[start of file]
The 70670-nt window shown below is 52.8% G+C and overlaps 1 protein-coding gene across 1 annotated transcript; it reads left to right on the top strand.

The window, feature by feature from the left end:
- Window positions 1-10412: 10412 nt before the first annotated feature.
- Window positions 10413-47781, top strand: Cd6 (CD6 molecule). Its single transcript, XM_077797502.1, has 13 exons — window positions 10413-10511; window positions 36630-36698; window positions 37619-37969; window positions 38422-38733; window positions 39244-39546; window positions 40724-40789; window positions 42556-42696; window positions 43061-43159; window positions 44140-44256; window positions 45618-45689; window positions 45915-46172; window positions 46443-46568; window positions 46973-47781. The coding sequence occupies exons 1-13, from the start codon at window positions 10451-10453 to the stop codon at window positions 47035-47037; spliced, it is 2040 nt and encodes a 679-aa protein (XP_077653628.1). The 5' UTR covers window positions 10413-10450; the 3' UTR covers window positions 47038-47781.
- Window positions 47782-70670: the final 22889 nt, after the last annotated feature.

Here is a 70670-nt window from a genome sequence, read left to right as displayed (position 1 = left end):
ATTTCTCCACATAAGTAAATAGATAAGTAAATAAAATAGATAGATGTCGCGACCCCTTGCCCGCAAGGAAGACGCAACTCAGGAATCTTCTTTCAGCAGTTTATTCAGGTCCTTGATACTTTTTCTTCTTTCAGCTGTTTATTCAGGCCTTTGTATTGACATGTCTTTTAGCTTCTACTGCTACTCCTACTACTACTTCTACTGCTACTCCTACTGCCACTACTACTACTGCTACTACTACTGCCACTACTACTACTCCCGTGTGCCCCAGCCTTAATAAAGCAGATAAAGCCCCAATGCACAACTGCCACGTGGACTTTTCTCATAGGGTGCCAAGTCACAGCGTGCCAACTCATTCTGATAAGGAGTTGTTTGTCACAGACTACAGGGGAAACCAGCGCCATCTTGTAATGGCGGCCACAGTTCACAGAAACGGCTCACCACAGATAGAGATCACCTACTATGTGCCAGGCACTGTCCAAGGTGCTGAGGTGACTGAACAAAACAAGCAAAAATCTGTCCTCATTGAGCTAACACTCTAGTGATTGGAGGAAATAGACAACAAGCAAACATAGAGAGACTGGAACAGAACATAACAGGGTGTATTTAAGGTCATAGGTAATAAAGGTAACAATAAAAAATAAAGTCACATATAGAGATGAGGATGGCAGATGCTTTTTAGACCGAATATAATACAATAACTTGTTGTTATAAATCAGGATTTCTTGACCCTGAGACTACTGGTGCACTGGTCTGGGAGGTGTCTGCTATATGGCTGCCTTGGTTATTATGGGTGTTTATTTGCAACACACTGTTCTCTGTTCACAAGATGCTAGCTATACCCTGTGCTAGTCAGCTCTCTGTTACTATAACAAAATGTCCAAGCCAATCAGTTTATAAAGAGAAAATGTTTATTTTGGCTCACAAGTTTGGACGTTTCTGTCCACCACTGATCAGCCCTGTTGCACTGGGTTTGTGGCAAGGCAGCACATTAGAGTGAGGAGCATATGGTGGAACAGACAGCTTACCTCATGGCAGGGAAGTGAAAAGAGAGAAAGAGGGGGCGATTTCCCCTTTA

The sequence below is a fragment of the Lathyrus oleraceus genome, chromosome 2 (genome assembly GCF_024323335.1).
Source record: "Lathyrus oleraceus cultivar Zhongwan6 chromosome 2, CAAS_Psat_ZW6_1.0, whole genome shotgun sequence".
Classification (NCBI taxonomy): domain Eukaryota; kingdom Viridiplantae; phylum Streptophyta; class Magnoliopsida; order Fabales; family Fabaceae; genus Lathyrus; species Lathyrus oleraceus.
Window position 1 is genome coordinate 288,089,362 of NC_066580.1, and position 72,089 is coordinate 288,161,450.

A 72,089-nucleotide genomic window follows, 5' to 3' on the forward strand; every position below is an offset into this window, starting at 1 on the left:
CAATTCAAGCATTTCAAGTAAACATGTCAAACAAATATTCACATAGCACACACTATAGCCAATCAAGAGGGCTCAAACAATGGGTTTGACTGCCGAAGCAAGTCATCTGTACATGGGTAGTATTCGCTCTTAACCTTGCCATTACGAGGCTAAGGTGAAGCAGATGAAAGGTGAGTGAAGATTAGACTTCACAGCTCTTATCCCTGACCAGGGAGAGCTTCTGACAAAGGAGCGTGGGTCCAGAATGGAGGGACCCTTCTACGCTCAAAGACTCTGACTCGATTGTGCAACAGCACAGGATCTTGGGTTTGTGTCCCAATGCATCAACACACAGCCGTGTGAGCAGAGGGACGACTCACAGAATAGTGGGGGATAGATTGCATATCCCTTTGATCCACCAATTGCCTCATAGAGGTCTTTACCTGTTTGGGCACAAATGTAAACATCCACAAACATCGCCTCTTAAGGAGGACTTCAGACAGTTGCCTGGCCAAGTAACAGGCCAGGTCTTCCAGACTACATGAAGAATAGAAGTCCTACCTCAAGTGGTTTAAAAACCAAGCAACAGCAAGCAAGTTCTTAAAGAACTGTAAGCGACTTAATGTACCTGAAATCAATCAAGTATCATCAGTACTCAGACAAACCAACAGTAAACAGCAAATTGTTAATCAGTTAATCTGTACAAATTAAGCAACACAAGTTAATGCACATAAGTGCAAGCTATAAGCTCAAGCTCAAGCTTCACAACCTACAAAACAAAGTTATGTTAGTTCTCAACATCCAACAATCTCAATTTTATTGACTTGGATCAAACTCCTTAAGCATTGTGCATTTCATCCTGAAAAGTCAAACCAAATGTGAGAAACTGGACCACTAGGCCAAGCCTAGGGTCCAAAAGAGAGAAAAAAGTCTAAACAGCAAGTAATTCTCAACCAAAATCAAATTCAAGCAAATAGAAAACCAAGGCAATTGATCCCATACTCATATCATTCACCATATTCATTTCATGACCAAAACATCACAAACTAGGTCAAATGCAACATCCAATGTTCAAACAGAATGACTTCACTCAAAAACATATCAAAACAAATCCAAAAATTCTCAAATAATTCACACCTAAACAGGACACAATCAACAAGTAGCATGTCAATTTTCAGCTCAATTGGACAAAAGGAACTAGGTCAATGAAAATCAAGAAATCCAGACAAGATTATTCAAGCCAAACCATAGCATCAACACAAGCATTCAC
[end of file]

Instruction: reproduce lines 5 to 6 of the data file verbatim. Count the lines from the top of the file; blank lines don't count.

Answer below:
- Window positions 47782-70670: the final 22889 nt, after the last annotated feature.

Here is a 70670-nt window from a genome sequence, read left to right as displayed (position 1 = left end):